After Silicon Valley Bank (SVB) experienced financial turmoil, the U.S. Federal Deposit Insurance Corporation (FDIC) and the California Department of Financial Protection and Innovation closed the financial institution. Insured depositors can withdraw their funds on Monday after the FDIC took over the failed bank.
Federally Insured Depositors to Withdraw Funds on Monday, Uncertainty Looms for Depositors With Accounts Exceeding $250K
On Friday, U.S. regulators closed Silicon Valley Bank (SVB) following a significant drop in the firm’s stock value and reports of a bank run on deposits. SVB’s shares were halted on Nasdaq, and rumors began to spread that the bank was seeking a buyer. Shortly thereafter, the California Department of Financial Protection and Innovation and the FDIC shut SVB down.
The FDIC announced that federally insured depositors, up to $250,000, can withdraw their funds on Monday. It is uncertain how the bank will handle larger deposits. “At the time of closing, the FDIC as the receiver immediately transferred all insured deposits of Silicon Valley Bank to the DINB,” the agency explained on Friday. Depositors with accounts exceeding $250,000 can contact the FDIC to seek a resolution.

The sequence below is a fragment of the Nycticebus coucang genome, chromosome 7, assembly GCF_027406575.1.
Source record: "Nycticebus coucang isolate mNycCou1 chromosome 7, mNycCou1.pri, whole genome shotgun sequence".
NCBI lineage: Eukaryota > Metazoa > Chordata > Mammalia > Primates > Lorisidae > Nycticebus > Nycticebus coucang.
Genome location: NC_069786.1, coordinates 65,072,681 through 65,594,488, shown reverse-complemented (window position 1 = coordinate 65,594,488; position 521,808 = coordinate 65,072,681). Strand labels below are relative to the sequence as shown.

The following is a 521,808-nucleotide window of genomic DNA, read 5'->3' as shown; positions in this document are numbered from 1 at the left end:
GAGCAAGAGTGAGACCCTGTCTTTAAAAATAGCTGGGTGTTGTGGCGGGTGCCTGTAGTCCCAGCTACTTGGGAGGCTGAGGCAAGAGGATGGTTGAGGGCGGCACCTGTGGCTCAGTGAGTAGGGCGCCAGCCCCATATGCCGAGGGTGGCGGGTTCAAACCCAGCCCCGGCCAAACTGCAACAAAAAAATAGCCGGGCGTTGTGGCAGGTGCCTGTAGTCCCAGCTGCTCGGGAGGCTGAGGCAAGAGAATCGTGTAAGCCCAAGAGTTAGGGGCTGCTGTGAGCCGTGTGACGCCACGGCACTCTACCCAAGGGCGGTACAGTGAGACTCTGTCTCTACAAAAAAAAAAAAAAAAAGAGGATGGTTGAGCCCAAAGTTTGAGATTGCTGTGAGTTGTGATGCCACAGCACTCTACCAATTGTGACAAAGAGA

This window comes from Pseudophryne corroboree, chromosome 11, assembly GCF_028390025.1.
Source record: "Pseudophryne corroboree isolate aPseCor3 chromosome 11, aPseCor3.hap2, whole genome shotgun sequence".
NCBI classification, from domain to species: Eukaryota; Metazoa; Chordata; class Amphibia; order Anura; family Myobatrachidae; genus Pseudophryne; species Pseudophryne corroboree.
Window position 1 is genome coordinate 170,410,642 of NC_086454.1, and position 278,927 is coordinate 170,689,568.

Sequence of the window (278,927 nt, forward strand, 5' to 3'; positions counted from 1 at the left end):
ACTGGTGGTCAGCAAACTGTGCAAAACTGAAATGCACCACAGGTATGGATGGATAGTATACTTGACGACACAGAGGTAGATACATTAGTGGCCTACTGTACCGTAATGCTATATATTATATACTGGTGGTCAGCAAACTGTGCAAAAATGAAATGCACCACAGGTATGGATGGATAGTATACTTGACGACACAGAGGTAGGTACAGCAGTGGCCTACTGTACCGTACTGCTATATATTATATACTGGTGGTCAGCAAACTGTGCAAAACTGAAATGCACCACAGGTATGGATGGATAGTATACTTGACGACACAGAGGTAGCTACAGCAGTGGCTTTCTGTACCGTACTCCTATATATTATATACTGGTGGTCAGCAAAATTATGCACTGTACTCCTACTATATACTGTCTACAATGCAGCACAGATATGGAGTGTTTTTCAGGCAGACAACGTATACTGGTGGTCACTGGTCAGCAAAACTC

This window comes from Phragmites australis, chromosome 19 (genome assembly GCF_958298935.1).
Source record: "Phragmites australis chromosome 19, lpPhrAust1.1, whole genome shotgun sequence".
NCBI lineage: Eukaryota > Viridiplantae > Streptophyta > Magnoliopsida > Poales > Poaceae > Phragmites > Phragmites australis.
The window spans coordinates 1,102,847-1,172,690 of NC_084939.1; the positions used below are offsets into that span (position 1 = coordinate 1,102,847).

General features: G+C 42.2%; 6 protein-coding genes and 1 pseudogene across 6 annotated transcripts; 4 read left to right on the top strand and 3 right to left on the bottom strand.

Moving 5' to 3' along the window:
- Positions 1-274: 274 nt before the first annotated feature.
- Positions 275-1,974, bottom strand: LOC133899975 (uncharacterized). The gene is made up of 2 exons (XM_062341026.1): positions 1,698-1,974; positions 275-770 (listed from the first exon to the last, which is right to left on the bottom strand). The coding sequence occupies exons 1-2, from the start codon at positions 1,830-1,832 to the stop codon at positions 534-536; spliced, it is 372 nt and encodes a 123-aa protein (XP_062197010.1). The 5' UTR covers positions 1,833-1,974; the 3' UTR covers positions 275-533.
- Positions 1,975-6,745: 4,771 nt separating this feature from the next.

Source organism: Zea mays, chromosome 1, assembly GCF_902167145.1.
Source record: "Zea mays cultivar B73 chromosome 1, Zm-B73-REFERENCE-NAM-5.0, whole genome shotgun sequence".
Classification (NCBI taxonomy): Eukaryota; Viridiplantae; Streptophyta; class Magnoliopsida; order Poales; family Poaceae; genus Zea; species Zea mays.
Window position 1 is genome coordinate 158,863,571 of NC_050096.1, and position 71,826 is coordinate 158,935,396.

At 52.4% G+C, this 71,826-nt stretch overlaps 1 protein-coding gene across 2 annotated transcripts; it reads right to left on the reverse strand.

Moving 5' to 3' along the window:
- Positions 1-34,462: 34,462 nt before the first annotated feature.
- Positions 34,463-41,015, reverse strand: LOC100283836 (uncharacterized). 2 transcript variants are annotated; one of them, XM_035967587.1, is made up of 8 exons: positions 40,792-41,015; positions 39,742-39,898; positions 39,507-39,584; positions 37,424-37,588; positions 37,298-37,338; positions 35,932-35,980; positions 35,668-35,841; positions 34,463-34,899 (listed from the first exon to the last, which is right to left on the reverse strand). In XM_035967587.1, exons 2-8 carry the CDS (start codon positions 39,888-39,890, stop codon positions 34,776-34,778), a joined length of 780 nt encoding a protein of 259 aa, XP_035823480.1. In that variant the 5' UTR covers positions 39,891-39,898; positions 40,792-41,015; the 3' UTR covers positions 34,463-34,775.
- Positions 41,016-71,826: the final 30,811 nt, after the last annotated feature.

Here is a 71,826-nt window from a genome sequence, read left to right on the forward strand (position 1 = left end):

The regulator noted that as of the end of 2022, SVB had $209 billion in assets and $175.4 billion in deposits. “At the time of closing, the amount of deposits exceeding the insurance limits was undetermined,” the FDIC statement cautioned. “The amount of uninsured deposits will be determined once the FDIC obtains additional information from the bank and its customers.”
The failure of Silicon Valley Bank is one of the largest bank failures in the United States since the bankruptcy of Washington Mutual (Wamu). SVB’s failure comes shortly after the liquidation announcement by Silvergate Bank, a crypto-friendly financial institution that said it was winding down operations.
What do you think the closure of Silicon Valley Bank and the recent liquidation announcement by Silvergate Bank say about the state of the banking industry? Share your thoughts about this subject in the comments section below.
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